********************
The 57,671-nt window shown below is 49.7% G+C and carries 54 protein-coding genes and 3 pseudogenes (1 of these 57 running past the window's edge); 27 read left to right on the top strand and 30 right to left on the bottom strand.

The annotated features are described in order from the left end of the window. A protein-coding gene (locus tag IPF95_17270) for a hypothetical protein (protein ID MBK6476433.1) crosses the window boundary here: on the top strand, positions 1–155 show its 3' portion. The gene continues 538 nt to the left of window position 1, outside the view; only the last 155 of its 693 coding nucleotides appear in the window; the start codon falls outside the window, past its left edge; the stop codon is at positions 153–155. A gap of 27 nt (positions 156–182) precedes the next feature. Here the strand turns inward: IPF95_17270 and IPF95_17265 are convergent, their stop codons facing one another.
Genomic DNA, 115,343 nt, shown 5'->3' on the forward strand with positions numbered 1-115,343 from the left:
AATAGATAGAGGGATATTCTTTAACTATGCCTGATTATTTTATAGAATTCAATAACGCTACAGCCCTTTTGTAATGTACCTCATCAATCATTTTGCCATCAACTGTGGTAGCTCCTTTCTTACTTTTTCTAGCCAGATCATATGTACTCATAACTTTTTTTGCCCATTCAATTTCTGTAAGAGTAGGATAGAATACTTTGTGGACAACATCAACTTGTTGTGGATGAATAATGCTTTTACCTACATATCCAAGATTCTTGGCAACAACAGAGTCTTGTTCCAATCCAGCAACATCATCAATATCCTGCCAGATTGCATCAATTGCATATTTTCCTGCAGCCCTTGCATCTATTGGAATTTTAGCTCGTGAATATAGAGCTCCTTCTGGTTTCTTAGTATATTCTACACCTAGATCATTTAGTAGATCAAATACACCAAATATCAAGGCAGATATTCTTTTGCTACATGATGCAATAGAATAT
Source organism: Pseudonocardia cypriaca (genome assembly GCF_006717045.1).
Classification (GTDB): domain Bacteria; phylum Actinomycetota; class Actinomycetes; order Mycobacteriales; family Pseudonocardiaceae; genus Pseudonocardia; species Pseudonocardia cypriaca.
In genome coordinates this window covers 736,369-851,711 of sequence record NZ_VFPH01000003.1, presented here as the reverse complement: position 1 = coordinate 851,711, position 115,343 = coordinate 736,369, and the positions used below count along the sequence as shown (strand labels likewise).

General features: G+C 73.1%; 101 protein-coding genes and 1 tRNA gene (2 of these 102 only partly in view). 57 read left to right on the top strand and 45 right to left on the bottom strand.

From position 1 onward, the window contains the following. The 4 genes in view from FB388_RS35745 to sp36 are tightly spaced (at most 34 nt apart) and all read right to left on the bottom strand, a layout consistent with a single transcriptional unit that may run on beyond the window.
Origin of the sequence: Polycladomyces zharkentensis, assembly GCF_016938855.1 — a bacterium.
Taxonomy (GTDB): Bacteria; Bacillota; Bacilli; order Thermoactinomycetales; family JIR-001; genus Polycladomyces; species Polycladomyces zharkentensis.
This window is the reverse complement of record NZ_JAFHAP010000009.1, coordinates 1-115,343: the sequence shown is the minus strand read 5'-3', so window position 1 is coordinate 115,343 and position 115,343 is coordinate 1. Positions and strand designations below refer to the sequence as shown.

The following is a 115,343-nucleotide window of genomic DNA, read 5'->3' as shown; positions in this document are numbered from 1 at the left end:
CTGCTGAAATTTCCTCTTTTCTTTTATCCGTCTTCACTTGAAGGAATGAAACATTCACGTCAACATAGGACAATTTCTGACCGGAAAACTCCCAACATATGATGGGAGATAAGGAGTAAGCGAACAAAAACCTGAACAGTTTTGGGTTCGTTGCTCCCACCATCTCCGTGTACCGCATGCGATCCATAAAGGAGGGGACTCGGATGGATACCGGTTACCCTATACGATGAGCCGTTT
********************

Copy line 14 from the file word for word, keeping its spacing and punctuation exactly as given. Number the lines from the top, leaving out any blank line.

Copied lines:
CTGCTGAAATTTCCTCTTTTCTTTTATCCGTCTTCACTTGAAGGAATGAAACATTCACGTCAACATAGGACAATTTCTGACCGGAAAACTCCCAACATATGATGGGAGATAAGGAGTAAGCGAACAAAAACCTGAACAGTTTTGGGTTCGTTGCTCCCACCATCTCCGTGTACCGCATGCGATCCATAAAGGAGGGGACTCGGATGGATACCGGTTACCCTATACGATGAGCCGTTT